Physics
posted by Sam on .
A large ant is standing on the middle of a circus tightrope that is stretched with tension T_s. The rope has mass per unit length mu. Wanting to shake the ant off the rope, a tightrope walker moves her foot up and down near the end of the tightrope, generating a sinusoidal transverse wave of wavelength lambda and amplitude A. Assume that the magnitude of the acceleration due to gravity is g.
What is the minimum wave amplitude A_min such that the ant will become momentarily weightless at some point as the wave passes underneath it? Assume that the mass of the ant is too small to have any effect on the wave propagation.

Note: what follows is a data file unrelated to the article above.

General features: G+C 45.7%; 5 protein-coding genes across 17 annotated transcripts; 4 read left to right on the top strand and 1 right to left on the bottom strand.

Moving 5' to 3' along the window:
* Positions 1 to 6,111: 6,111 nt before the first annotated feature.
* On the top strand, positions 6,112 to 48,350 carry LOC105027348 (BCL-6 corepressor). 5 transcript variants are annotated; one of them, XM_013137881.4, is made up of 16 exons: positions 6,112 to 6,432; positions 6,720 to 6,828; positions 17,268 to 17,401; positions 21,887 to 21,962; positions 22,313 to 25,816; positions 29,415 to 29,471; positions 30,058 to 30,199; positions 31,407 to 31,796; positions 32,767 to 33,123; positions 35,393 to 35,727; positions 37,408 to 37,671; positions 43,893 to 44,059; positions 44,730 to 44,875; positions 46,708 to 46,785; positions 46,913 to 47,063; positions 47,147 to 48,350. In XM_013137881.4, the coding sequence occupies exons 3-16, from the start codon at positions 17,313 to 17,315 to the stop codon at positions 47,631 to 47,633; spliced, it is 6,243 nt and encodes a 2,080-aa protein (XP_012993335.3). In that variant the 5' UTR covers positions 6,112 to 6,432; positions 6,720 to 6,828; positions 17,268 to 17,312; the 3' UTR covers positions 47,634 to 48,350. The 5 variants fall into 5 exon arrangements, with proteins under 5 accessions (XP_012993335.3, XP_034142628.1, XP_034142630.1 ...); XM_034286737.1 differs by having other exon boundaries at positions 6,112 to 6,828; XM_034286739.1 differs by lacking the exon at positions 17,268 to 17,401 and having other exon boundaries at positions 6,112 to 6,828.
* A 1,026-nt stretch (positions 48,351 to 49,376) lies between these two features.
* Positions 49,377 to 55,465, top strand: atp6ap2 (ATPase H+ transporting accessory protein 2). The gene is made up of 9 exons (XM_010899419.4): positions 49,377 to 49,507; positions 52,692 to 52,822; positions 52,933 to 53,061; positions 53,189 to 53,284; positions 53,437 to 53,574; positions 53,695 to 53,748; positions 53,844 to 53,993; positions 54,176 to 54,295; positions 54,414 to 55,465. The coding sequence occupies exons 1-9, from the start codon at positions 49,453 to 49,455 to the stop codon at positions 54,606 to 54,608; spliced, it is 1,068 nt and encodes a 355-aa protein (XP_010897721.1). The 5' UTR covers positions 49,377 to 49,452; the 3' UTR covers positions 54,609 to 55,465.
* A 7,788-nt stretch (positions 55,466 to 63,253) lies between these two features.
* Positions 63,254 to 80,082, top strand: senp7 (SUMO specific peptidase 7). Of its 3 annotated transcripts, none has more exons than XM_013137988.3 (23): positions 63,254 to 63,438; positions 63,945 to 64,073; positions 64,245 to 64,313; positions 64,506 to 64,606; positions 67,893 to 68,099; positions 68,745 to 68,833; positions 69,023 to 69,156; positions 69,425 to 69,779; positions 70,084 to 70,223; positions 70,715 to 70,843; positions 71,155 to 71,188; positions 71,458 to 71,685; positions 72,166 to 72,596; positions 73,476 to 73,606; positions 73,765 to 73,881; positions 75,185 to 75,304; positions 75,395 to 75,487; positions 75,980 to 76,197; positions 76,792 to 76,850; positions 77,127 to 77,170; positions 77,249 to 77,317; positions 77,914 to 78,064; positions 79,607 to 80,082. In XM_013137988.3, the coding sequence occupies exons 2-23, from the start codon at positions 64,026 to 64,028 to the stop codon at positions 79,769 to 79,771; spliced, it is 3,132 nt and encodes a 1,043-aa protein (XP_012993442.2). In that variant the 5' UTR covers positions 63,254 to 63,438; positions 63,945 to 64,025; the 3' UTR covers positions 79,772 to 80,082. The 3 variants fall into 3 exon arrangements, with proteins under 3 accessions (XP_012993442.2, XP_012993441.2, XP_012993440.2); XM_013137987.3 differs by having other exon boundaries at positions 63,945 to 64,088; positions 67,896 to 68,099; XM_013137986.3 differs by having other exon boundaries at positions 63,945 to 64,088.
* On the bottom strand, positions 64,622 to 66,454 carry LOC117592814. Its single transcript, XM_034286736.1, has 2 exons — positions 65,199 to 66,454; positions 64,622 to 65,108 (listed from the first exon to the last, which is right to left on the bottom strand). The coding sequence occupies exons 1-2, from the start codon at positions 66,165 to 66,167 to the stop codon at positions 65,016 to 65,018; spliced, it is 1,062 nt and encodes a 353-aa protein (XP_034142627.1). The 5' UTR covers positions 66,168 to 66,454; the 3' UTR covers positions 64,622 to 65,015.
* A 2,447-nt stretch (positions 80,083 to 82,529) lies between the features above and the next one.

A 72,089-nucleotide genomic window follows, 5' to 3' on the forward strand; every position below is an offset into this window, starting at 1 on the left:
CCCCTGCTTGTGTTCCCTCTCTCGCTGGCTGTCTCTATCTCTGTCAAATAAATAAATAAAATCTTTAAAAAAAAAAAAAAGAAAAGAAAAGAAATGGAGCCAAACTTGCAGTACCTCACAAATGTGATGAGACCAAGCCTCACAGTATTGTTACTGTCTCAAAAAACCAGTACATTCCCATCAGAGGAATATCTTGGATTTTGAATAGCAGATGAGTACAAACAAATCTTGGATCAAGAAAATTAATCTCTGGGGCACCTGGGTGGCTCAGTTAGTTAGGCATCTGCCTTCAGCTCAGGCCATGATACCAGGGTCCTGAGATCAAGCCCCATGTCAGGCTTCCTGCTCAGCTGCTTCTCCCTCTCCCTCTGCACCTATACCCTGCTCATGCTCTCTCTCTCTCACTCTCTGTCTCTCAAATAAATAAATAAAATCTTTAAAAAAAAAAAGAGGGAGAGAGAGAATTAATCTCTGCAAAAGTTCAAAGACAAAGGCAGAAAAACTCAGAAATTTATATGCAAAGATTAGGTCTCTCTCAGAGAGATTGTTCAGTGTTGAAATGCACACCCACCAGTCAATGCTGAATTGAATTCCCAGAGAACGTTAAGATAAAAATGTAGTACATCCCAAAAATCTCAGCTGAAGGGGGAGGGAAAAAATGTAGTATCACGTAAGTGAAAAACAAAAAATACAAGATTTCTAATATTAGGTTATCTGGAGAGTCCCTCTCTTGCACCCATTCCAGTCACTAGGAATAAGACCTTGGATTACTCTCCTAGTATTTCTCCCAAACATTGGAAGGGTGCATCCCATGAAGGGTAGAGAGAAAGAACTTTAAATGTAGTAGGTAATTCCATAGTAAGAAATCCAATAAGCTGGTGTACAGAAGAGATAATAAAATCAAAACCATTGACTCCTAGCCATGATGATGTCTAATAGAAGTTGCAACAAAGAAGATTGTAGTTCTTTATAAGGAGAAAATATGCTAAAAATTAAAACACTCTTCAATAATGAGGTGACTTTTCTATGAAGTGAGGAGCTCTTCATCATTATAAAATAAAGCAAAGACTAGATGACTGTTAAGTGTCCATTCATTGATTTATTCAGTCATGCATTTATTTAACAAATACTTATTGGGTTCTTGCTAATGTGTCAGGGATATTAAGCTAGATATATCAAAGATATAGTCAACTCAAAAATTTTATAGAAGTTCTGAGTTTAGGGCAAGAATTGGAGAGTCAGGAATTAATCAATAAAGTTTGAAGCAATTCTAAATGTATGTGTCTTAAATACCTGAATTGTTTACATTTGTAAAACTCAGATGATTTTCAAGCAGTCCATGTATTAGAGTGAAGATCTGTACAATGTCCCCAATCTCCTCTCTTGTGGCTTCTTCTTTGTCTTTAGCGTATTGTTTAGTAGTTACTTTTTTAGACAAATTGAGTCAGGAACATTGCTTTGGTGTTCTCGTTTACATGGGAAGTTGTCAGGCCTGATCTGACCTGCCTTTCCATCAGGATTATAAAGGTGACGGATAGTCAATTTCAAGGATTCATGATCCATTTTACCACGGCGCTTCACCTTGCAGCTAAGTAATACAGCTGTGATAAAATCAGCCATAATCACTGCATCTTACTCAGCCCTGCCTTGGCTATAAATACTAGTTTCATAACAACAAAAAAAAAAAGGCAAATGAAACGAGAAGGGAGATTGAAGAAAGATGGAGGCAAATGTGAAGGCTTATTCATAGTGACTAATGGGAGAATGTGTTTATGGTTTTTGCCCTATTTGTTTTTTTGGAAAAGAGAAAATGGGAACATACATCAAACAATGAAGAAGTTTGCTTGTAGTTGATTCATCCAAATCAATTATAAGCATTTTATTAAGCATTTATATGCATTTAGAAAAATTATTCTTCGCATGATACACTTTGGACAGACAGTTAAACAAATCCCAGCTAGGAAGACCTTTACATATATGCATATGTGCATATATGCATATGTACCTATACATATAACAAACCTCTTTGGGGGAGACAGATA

Express the minimum wave amplitude in terms of T_s, mu, lambda, and g.
This question makes no sense. Is the equations supposed to be negative or positive?
If the maximum acceleration is A*w^2 how can you equate that to g or g?

Use the information on tension and density per length to get the wave propagation velocity, V.
V = sqrt(T_s/mu)
Then get the frequency of upanddown motion from
f = V/(lamda)
The acceleration experienced by the ant it a = (2 pi f)^2*A
The ant will become moomentarily weightless if a = g